Germany’s far-right AfD party wins historic victory in local election

Germany’s far-right AfD won its first district election Sunday, a further boost to the anti-immigration party as it surges to record highs in opinion polls.

Jun 25, 2023

Robert Sesselmann, a lawyer and regional lawmaker, came out on top in a closely watched runoff vote for district administrator in Sonneberg in the central state of Thuringia, near the border with Bavaria.

Sesselmann took 52.8 percent of the vote, according to the electoral office.

The victory came despite appeals from mainstream parties for voters to rally behind the incumbent candidate, Joergen Koepper from the conservative CDU.

With only around 57,000 people, Sonneberg is one of Germany‘s smaller districts, but the landmark victory makes it the first to be run by the Alternative for Germany (AfD) party.

“Robert Sesselmann has made history,” tweeted AfD co-chief Alice Weidel.

The milestone comes as recent surveys put support for the AfD at a record 18 to 20 percent, neck-and-neck with Chancellor Olaf Scholz‘s Social Democrats and behind only the conservative CDU/CSU bloc.

The AfD is polling even better in the former communist East German states of Thuringia, Brandenburg and Saxony, which will see regional elections next year where the AfD is hoping to score major breakthroughs.

Germany’s best-selling Bild newspaper called Sesselmann’s win a political “earthquake” and “a remarkable success for the ultra-right party”.

Thuringia’s interior minister Georg Maier, from the Social Democrats, called the outcome “an alarm bell for all democratic forces”, according to Bild.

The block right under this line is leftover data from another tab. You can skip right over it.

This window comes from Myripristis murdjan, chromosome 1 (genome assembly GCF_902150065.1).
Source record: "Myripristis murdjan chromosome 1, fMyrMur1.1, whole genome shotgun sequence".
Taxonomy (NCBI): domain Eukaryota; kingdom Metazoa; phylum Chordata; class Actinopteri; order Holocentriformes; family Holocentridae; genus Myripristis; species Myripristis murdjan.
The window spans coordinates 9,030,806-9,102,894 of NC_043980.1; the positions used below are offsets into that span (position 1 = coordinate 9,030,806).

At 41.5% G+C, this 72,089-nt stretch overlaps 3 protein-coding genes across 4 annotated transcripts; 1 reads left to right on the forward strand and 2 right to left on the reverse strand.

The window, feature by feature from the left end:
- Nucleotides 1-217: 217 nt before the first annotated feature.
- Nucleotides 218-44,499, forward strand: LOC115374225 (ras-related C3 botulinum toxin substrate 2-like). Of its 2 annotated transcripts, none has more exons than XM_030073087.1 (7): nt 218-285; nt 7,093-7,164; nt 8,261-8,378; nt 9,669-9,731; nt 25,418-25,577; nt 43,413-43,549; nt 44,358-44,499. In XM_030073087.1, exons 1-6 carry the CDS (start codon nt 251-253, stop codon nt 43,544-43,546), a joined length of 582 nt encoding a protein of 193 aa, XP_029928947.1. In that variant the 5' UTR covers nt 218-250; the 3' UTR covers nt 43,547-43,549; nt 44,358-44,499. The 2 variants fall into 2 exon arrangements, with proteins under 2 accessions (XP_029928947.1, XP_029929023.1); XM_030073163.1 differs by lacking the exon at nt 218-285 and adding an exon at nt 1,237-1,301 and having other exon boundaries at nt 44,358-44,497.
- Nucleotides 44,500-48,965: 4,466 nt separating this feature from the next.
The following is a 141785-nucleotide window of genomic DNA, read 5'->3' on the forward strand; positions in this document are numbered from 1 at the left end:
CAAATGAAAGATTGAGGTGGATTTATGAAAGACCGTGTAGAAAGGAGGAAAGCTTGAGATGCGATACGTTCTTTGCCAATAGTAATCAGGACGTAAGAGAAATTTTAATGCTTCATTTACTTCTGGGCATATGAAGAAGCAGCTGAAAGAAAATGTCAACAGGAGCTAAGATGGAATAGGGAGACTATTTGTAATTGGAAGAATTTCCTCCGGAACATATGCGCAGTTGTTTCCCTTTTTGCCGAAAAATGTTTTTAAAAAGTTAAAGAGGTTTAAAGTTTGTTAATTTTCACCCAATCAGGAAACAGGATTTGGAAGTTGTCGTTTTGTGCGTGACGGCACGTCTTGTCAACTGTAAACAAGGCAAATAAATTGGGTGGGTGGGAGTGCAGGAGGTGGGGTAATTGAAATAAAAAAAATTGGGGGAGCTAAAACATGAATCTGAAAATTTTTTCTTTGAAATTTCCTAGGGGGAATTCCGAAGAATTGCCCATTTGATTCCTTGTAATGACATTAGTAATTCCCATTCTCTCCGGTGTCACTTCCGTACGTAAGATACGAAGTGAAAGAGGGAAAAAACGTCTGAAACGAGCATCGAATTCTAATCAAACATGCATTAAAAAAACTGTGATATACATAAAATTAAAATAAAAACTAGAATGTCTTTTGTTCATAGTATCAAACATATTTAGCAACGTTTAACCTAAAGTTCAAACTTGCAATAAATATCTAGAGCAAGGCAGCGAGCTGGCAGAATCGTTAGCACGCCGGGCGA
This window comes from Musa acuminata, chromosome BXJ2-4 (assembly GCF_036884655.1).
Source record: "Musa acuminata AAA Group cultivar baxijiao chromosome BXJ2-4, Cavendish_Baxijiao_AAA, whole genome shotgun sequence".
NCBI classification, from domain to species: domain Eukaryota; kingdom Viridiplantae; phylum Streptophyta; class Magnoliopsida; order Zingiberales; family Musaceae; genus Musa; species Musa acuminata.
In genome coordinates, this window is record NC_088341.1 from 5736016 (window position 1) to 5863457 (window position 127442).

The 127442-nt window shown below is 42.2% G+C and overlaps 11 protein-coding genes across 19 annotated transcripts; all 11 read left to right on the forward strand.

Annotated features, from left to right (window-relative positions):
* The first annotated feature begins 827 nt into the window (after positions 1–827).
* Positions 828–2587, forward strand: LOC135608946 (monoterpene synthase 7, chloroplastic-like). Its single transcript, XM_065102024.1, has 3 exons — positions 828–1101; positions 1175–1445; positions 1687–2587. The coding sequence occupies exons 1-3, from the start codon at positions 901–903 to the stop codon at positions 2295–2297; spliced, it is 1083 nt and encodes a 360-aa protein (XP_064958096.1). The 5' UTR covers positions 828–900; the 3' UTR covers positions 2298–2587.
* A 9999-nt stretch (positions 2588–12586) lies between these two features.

The AfD’s regional party leader in Thuringia is the far-right firebrand Bjoern Hoecke, whose past statements on Germany’s Nazi past have caused outrage.

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Hoecke, considered an extremist by German intelligence services, has called Berlin’s Holocaust monument a “memorial of shame” and urged a “180-degree shift” in the country’s culture of remembrance.

Created in 2013 as an anti-euro outfit before morphing into an anti-Islam, anti-immigration party, the AfD has benefited from growing discontent with Scholz’s three-party coalition amid concerns about inflation and the affordability of the government’s climate plans.

High immigration also remains a key voter concern.

The AfD stunned the political establishment when it took around 13 percent of votes in the 2017 general elections, catapulting its lawmakers into the German parliament.

It slid to around 10 percent in the 2021 federal election.

In Germany, where coalition governments are the norm, mainstream parties have always ruled out forming an alliance with the AfD.


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